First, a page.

Here's a study showing that it might work (scenario 1 is doing nothing and scenarios 2 and 3 are intervening at 1% illness and 0.1% illness):
The attack rate drops the sooner you intervene with NPI's. Adding treatment and targeted anti-viral prophylaxis (TAP) adds further benefit. However, there are practical aspects of intervening too early, so there are always balances and trade-offs:
The timing of initiation of various NPIs will influence their effectiveness. Implementing these measures prior to the pandemic may result in economic and social hardship without public health benefit and may result in compliance fatigue. Conversely, implementing these interventions after extensive spread of a pandemic influenza strain may limit the public health benefits of an early, targeted, and layered mitigation strategy. Identifying the optimal time for initiation of these interventions will be challenging, as implementation likely needs to be early enough to preclude the initial steep upslope in case numbers and long enough to cover the peak of the anticipated epidemic curve while avoiding intervention fatigue.
You can see from that (and the detailed description) that this is not an exact science. And let me repeat this: implementation likely needs to be early enough to preclude the initial steep upslope in case numbers. That's the answer to "but there's only one case! Why are we doing this?" If you wait for "the steep upslope", it's too late to matter.
But is it all theoretical? Not hardly. In 1918, during the terrible pandemic of that year, Philadelphia
refused significantly delayed NPI (closing schools, canceling public gatherings), and look what happened compared to St. Louis, which did.
Isn't that a startling mirror of the "goals of community mitigation" curve? It's meant to be. Everything that we are describing is an attempt to be St. Louis and not Philadelphia, even though this year's version is so much milder.
Now, remember, the milder the virus, the less intervention and community mitigation is needed, and the less the plan calls for:
Note that in the above table, it's likely that even a mild pandemic will kill more people than an average seasonal flu. That's what makes it different than seasonal flu even when it's described as "mild". In this context, "mild" means only 3-10x the amount of deaths as usual. And it could turn out to be more.
But when you don't know, in the beginning, how things are sorting themselves out then you err on the side of caution. You can always pull back. And the degree of disease and death will dictate how long the schools close for. The more severe the pandemic, the longer the schools will stay closed.
Now, there are current and active interim recommendations from CDC as to when to close schools:
CDC recommends that affected communities with laboratory-confirmed cases of influenza A (H1N1) virus infection consider activating school dismissal and childcare closure interventions according to the guidelines below. "Affected communities" may include a U.S. State or proximate epidemiological region (e.g., a metropolitan area that spans more than one State’s boundary). These guidelines address a flexible and scalable approach that States and local jurisdictions can use based on the situation in their communities (e.g. number of cases, severity of illness, affected groups)...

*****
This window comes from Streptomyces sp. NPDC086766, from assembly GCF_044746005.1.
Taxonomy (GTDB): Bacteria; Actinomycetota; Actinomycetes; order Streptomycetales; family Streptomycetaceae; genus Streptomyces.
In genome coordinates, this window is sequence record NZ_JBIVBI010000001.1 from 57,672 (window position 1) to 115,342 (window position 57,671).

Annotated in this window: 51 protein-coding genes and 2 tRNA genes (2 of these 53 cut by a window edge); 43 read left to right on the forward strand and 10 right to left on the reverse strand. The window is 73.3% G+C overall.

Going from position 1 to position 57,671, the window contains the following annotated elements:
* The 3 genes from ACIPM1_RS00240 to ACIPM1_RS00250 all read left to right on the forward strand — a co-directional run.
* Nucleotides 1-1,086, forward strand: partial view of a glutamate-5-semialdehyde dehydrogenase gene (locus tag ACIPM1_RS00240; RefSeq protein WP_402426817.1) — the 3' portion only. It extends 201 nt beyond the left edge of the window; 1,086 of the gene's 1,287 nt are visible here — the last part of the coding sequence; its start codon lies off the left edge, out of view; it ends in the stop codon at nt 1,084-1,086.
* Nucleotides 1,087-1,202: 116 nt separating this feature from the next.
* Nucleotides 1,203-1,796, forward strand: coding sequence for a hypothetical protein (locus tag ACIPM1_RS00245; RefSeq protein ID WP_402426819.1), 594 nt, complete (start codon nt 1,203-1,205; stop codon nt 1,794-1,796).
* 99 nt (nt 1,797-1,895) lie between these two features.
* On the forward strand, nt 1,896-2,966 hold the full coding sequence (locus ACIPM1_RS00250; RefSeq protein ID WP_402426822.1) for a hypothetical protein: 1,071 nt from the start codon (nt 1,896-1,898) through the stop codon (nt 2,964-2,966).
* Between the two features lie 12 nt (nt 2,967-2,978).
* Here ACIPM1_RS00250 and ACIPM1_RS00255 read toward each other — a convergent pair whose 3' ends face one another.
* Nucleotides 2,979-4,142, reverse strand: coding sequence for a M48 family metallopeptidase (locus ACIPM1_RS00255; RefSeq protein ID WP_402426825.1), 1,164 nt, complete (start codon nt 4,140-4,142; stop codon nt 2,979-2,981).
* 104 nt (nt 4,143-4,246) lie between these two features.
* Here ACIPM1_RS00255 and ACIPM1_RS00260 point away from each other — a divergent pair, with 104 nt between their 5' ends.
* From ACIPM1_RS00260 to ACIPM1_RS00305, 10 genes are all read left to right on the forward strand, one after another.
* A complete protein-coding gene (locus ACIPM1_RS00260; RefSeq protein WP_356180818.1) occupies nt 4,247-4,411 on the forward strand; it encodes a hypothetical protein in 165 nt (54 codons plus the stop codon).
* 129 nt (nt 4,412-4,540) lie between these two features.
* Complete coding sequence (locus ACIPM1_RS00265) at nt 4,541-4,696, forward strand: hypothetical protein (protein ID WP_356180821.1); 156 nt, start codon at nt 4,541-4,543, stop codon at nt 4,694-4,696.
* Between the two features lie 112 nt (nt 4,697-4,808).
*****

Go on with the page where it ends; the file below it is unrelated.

Dismissal of students in a school and closure of childcare facilities should be considered in schools with one or more laboratory-confirmed or non-subtypable influenza A case among students, faculty or staff in order to decrease the spread of illness in the community.
Beyond that, the detailed guidance suggests close collaboration between school officials and public health officials.
State-wide closure would only happen in a Category 2-3 (where it can be "considered") or greater (it's "recommended for category 4-5"). and that can't happen until we determine that A) we have a pandemic and B) we know the severity and therefore assign a category. But as we discussed above, in the US we already have virus spread (if/when it spreads elsewhere, WHO will declare a pandemic), so health officials are acting now based on what we are seeing today. We don't have a declared pandemic and we don't know what category we are in (maybe a 2, maybe a good deal less). Until we know, the precautionary principle applies and the interim CDC guidelines will be followed.
There are no predictions that can be made about the fall. Whether this virus disappears, smolders, or returns, will have to be carefully monitored.
So, back to the job of public health officials. If they do their job, there'll sometimes be the appearance of over-reacting. If they don't there'll be the appearance of being asleep at the switch. Richard Besser (Acting Director, CDC) in particular, and the entire team is doing very well, but there's a lot more to explain, including that the virus could be back in the fall, that vaccine will take six months to produce (and even then, will need to be prioritized to essential workers first), and that CDC doesn't decide if your local school closes... and when it re-opens. Behind the scenes, communication has also been excellent. In a way, this is a country-wide tabletop for a worse event that still may come (maybe not for years, but eventually it will.) But don't judge things just yet. This story is still in the early chapters.
In the meantime, there's more to discuss, especially about surveillance, vaccines, health reform, and public health infrastructure. But for today, pay attention to school closings and understand why they are happening.
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